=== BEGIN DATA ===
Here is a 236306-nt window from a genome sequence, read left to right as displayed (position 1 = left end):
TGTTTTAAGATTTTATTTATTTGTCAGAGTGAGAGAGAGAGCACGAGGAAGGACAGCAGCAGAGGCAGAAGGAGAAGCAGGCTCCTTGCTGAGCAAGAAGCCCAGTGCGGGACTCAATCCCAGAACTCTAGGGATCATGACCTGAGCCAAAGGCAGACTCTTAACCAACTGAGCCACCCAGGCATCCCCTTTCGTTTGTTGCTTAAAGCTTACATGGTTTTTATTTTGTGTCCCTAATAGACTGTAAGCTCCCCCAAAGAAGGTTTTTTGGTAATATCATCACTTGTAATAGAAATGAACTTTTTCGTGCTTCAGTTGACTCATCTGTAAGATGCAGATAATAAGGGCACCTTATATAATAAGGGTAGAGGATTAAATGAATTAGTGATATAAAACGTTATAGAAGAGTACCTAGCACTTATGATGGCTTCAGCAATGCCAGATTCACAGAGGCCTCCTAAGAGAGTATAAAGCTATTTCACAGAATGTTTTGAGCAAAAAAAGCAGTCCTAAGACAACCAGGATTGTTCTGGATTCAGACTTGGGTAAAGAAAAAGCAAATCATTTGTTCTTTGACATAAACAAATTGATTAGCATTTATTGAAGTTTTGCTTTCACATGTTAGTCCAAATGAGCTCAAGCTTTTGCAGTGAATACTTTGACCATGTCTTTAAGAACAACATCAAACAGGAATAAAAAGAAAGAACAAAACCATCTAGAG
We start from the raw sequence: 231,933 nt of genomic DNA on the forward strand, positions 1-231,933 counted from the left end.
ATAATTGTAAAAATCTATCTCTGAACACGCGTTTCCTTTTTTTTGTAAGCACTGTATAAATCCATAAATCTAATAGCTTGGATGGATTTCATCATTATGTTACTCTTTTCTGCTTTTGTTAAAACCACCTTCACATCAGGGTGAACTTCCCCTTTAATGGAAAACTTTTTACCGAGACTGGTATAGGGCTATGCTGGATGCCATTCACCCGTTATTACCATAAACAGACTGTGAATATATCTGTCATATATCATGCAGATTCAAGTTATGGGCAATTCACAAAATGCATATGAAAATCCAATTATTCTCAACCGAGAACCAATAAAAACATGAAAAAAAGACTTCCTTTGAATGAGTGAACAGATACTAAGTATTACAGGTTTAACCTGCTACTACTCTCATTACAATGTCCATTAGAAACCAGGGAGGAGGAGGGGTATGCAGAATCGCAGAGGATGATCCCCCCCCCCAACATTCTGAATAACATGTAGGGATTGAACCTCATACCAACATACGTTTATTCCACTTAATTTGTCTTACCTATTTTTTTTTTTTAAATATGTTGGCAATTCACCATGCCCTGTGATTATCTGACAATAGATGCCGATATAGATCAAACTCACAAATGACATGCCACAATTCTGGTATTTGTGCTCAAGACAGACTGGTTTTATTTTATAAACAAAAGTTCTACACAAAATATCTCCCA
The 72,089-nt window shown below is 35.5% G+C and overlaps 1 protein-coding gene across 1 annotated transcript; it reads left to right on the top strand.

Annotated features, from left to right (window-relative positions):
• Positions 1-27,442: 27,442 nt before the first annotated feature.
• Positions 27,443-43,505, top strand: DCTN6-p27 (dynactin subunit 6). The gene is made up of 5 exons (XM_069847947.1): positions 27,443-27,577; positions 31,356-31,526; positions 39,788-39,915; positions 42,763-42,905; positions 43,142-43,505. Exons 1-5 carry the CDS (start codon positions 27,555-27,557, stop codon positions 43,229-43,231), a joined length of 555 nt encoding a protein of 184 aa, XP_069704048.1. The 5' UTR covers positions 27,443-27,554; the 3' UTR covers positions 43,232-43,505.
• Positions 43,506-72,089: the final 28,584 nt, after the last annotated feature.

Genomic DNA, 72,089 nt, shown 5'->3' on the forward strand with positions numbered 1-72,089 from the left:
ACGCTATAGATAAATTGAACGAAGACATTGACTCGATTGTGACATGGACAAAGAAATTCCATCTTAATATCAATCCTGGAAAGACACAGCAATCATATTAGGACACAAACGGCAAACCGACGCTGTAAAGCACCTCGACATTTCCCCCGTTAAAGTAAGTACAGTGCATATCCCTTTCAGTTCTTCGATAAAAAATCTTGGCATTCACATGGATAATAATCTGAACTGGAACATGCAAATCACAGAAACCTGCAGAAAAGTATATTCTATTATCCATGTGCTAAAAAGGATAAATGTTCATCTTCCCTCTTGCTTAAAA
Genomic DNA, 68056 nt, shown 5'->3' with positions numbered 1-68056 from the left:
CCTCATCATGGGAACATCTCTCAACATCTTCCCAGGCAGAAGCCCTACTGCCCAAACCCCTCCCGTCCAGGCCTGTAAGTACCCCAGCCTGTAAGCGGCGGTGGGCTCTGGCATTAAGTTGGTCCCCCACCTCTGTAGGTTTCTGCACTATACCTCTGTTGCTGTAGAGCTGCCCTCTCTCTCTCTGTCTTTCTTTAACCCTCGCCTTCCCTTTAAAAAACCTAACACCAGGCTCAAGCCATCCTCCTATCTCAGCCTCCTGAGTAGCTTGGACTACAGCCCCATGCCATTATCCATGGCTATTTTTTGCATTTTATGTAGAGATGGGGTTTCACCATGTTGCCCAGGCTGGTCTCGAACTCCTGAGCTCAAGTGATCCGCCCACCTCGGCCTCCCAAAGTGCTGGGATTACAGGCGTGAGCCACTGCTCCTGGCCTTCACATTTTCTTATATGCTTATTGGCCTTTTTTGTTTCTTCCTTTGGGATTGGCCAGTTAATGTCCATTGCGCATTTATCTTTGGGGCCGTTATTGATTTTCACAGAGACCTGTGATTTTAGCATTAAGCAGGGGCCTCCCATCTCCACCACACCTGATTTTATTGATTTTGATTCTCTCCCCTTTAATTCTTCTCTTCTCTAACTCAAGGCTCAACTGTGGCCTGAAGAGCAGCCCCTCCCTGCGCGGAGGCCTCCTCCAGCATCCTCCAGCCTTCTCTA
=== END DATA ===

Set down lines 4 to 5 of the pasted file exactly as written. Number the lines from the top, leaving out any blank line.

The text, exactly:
ATAATTGTAAAAATCTATCTCTGAACACGCGTTTCCTTTTTTTTGTAAGCACTGTATAAATCCATAAATCTAATAGCTTGGATGGATTTCATCATTATGTTACTCTTTTCTGCTTTTGTTAAAACCACCTTCACATCAGGGTGAACTTCCCCTTTAATGGAAAACTTTTTACCGAGACTGGTATAGGGCTATGCTGGATGCCATTCACCCGTTATTACCATAAACAGACTGTGAATATATCTGTCATATATCATGCAGATTCAAGTTATGGGCAATTCACAAAATGCATATGAAAATCCAATTATTCTCAACCGAGAACCAATAAAAACATGAAAAAAAGACTTCCTTTGAATGAGTGAACAGATACTAAGTATTACAGGTTTAACCTGCTACTACTCTCATTACAATGTCCATTAGAAACCAGGGAGGAGGAGGGGTATGCAGAATCGCAGAGGATGATCCCCCCCCCCAACATTCTGAATAACATGTAGGGATTGAACCTCATACCAACATACGTTTATTCCACTTAATTTGTCTTACCTATTTTTTTTTTTTAAATATGTTGGCAATTCACCATGCCCTGTGATTATCTGACAATAGATGCCGATATAGATCAAACTCACAAATGACATGCCACAATTCTGGTATTTGTGCTCAAGACAGACTGGTTTTATTTTATAAACAAAAGTTCTACACAAAATATCTCCCA
The 72,089-nt window shown below is 35.5% G+C and overlaps 1 protein-coding gene across 1 annotated transcript; it reads left to right on the top strand.